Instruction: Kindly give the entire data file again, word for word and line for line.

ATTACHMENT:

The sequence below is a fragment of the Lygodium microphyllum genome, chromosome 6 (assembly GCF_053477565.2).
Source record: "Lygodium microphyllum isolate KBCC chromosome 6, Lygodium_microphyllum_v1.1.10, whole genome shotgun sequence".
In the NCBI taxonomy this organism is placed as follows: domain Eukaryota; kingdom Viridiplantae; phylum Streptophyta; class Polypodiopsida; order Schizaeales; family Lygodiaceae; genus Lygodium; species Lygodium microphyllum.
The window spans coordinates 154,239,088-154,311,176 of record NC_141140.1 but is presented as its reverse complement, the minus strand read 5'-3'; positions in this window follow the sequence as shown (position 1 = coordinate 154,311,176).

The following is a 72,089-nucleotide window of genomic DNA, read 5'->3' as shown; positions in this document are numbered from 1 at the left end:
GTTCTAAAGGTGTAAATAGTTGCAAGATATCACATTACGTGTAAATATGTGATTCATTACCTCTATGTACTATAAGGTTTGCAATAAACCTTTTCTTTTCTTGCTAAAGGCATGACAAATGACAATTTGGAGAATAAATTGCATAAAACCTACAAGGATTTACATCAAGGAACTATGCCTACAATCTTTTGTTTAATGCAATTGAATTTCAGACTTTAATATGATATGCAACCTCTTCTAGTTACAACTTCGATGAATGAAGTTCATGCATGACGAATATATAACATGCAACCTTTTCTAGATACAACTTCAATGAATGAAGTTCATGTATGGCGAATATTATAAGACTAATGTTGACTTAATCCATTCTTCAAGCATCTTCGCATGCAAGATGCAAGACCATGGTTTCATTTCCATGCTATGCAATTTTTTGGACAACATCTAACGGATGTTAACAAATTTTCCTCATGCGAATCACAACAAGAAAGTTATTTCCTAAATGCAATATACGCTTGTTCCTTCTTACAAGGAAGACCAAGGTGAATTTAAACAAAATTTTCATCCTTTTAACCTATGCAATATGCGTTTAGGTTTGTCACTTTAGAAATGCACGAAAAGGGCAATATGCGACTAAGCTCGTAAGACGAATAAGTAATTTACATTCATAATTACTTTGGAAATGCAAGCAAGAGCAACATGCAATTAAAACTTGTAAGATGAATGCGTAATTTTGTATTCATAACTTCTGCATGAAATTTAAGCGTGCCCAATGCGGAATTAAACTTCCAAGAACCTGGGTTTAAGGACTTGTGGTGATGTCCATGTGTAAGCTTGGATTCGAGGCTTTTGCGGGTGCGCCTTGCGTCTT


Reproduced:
The sequence below is a fragment of the Lygodium microphyllum genome, chromosome 6 (assembly GCF_053477565.2).
Source record: "Lygodium microphyllum isolate KBCC chromosome 6, Lygodium_microphyllum_v1.1.10, whole genome shotgun sequence".
In the NCBI taxonomy this organism is placed as follows: domain Eukaryota; kingdom Viridiplantae; phylum Streptophyta; class Polypodiopsida; order Schizaeales; family Lygodiaceae; genus Lygodium; species Lygodium microphyllum.
The window spans coordinates 154,239,088-154,311,176 of record NC_141140.1 but is presented as its reverse complement, the minus strand read 5'-3'; positions in this window follow the sequence as shown (position 1 = coordinate 154,311,176).

The following is a 72,089-nucleotide window of genomic DNA, read 5'->3' as shown; positions in this document are numbered from 1 at the left end:
GTTCTAAAGGTGTAAATAGTTGCAAGATATCACATTACGTGTAAATATGTGATTCATTACCTCTATGTACTATAAGGTTTGCAATAAACCTTTTCTTTTCTTGCTAAAGGCATGACAAATGACAATTTGGAGAATAAATTGCATAAAACCTACAAGGATTTACATCAAGGAACTATGCCTACAATCTTTTGTTTAATGCAATTGAATTTCAGACTTTAATATGATATGCAACCTCTTCTAGTTACAACTTCGATGAATGAAGTTCATGCATGACGAATATATAACATGCAACCTTTTCTAGATACAACTTCAATGAATGAAGTTCATGTATGGCGAATATTATAAGACTAATGTTGACTTAATCCATTCTTCAAGCATCTTCGCATGCAAGATGCAAGACCATGGTTTCATTTCCATGCTATGCAATTTTTTGGACAACATCTAACGGATGTTAACAAATTTTCCTCATGCGAATCACAACAAGAAAGTTATTTCCTAAATGCAATATACGCTTGTTCCTTCTTACAAGGAAGACCAAGGTGAATTTAAACAAAATTTTCATCCTTTTAACCTATGCAATATGCGTTTAGGTTTGTCACTTTAGAAATGCACGAAAAGGGCAATATGCGACTAAGCTCGTAAGACGAATAAGTAATTTACATTCATAATTACTTTGGAAATGCAAGCAAGAGCAACATGCAATTAAAACTTGTAAGATGAATGCGTAATTTTGTATTCATAACTTCTGCATGAAATTTAAGCGTGCCCAATGCGGAATTAAACTTCCAAGAACCTGGGTTTAAGGACTTGTGGTGATGTCCATGTGTAAGCTTGGATTCGAGGCTTTTGCGGGTGCGCCTTGCGTCTT